Greg LaLonde is not shy about pointing out his shortcomings.
In fact, he recognizes them so well that he has no problem stepping aside to let others lead in areas where he doesn’t measure up to his own expectations. That realization — and, perhaps more important, the realization of where he can add the most value — has turned Triplefin LLC from a turnaround story into a growth fairy tale.
When Triplefin was acquired in 2003, the company had about $3 million in revenue and was hemorrhaging cash. After finding stability, LaLonde and his team knew if they wanted to build the company they hoped for, they couldn’t just rely on organic growth.
As a result, today, LaLonde dedicates a third of his time to growth through acquisitions.
“It’s not to diminish the organic growth,” LaLonde, the CEO, says. “I think that even comes first and not by accident in our statement or goal. But again, I recognize I’m not as good as my colleagues in any sense in making that stuff happen, the organic side, so I emphasize the acquisition front of that goal.”
LaLonde says his interest in the topic is based on a lack of patience. But that haste, coupled with organic growth, is what has turned Triplefin into a $115 million provider of outsourced infrastructure, such as order processing and customer relations, for the consumer products and health care industries.
Here’s how LaLonde contributes to Triplefin’s growth by mapping out the acquisition process before picking up the phone.
Create a plan
To execute on any idea, you need to have a goal and a clearly defined strategy on how you’re going to get there. An acquisition is no different.
“A lot of times, I think acquisitions are somewhat reactive — someone approached the company or the company is aware of a particular firm and they extend exploratory discussions,” LaLonde says. “Whereas we have something called our acquisition strategy and it details what we’re trying to accomplish as well as the methodology that we’ll take to approach and assess opportunities.”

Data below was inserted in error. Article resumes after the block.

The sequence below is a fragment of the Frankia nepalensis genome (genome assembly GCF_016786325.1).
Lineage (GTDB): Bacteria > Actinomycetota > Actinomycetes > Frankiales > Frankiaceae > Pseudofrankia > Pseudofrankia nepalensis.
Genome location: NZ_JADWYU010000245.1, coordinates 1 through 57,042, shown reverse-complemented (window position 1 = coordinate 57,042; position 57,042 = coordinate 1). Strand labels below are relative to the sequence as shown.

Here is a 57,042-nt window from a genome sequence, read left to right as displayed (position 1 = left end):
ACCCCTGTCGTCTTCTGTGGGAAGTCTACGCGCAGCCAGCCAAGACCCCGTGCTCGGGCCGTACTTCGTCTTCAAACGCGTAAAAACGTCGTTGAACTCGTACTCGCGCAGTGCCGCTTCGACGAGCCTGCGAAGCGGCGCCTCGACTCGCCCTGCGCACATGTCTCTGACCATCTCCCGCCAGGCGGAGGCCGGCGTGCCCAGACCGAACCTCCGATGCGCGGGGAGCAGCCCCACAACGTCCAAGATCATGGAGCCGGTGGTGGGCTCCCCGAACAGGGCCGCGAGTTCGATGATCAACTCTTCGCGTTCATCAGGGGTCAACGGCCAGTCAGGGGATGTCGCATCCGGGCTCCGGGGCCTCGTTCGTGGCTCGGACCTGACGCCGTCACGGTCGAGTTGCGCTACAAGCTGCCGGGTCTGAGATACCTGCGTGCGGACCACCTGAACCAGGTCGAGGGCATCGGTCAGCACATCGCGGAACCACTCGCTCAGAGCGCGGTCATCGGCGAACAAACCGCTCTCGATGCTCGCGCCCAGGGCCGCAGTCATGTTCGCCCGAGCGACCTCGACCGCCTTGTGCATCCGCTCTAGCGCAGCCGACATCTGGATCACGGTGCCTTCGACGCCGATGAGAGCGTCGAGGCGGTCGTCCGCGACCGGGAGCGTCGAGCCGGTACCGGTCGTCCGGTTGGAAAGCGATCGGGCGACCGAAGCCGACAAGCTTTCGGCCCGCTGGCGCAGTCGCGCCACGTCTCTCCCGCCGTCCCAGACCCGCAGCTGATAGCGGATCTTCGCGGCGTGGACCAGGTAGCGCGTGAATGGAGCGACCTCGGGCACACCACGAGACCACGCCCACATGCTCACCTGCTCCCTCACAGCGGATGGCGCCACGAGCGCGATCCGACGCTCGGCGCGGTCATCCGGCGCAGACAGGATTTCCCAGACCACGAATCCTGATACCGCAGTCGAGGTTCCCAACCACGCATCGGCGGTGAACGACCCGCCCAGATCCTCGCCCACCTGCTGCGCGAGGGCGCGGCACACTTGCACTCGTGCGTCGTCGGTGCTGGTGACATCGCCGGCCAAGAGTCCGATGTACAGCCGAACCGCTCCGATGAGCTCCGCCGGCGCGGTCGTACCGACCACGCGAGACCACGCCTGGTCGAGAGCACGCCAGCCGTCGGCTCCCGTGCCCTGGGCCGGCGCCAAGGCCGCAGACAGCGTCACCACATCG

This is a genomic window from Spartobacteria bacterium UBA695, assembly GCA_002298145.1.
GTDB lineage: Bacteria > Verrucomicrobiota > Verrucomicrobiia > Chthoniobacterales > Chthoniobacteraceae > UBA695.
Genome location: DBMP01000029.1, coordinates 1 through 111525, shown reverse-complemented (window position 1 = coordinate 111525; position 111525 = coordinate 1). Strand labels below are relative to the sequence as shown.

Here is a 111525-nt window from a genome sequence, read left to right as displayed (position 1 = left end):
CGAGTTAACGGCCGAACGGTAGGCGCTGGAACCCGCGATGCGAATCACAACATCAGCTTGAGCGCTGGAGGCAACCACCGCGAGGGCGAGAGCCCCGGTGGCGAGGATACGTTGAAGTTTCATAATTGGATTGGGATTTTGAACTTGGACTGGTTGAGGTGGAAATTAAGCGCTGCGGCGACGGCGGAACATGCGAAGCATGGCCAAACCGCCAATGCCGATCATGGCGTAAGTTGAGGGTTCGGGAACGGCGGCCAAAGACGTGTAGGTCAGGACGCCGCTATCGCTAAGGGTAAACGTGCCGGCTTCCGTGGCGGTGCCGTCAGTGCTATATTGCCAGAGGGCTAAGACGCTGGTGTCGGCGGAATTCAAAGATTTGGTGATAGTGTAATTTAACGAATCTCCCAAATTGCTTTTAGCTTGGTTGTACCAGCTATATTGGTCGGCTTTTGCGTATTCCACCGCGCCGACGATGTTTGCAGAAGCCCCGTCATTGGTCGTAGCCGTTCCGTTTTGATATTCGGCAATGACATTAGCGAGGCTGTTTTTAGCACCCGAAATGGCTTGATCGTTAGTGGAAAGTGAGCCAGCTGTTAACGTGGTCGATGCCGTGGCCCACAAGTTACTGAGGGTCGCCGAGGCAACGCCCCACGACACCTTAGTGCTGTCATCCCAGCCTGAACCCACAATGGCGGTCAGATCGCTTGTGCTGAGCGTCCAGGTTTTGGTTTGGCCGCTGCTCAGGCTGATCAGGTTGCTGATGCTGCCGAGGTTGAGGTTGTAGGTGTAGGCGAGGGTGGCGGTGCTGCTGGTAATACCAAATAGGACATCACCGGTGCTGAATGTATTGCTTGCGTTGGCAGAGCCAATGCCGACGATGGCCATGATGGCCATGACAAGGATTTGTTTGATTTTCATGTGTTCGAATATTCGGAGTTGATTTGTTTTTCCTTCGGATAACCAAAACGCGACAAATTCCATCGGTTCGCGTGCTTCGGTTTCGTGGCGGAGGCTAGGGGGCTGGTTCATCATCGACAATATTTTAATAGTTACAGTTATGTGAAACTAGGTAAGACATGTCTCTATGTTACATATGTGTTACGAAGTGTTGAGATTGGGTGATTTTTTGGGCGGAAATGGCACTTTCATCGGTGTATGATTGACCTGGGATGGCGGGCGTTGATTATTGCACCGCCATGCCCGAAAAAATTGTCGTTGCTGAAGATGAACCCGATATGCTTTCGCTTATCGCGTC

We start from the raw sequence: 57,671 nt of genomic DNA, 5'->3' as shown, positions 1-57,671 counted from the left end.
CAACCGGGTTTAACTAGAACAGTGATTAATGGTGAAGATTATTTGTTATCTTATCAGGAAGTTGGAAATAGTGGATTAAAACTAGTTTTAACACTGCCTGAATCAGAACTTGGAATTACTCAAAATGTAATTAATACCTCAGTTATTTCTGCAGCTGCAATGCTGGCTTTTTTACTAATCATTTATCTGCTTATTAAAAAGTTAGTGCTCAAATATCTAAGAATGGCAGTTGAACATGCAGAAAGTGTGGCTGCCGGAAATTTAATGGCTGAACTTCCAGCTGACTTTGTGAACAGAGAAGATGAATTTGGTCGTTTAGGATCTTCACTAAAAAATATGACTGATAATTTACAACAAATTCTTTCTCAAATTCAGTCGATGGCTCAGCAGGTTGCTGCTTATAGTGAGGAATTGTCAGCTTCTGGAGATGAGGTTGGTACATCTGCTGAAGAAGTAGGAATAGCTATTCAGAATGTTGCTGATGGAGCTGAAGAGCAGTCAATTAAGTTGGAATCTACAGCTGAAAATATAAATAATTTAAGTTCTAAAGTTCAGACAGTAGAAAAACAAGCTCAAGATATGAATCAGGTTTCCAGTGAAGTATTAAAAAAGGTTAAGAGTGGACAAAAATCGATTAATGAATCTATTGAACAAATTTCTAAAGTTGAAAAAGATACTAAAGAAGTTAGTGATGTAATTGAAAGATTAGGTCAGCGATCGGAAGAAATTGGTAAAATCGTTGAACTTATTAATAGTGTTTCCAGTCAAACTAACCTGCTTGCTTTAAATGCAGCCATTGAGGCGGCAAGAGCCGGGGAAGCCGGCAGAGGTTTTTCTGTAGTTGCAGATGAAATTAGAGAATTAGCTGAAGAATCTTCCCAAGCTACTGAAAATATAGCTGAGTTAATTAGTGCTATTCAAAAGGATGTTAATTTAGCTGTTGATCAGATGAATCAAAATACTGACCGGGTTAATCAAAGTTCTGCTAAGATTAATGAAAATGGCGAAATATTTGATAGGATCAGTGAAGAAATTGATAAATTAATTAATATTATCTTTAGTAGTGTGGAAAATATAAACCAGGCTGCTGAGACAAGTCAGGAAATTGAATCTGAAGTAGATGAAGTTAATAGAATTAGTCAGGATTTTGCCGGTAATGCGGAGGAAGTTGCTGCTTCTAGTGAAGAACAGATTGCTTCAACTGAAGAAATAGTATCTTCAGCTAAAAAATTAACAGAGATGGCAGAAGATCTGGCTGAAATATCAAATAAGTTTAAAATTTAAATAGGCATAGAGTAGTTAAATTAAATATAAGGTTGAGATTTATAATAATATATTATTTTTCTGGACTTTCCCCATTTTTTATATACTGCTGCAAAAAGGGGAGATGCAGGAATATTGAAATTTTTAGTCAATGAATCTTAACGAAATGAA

The wrong acquisition can cripple your company financially or even culturally. To find a company complementary to yours means the preparation and details put in on the front end are crucial.
The first question you need to ask yourself is: What are your company’s goals and objectives? Through that analysis, you can determine how large of a role acquisitions should play in your expansion.
Even if it doesn’t take precedent or it falls far down on your list, if there’s a possibility an acquisition is in your future, you need a plan.
“From a process perspective, follow as if it’s that pre-eminent spot,” LaLonde says. “In other words, have an acquisition strategy and have acquisition criteria.”
LaLonde says the company values and goals should be set by the CEO.
You need to look at internal and external factors that will ultimately play into your strategy and its subsequent criteria. Internally, you’re looking at your objectives and goals to see if and where an acquisition fits. Triplefin’s strategy includes finding niche players that can add an element of innovation to serve its clients’ needs.
Externally you might be looking at factors such as the marketplace or the economy.
For example, in this recession, Triplefin saw benefits in low interest rates, the number of distressed companies and a decrease in seller expectations. Triplefin was able to capitalize on market conditions and close four deals.
The strategy will be rendered useless unless you take it one step further and set criteria and parameters to weigh potential opportunities.
“Otherwise it can look a little bit as a scavenger hunt of sorts,” LaLonde says.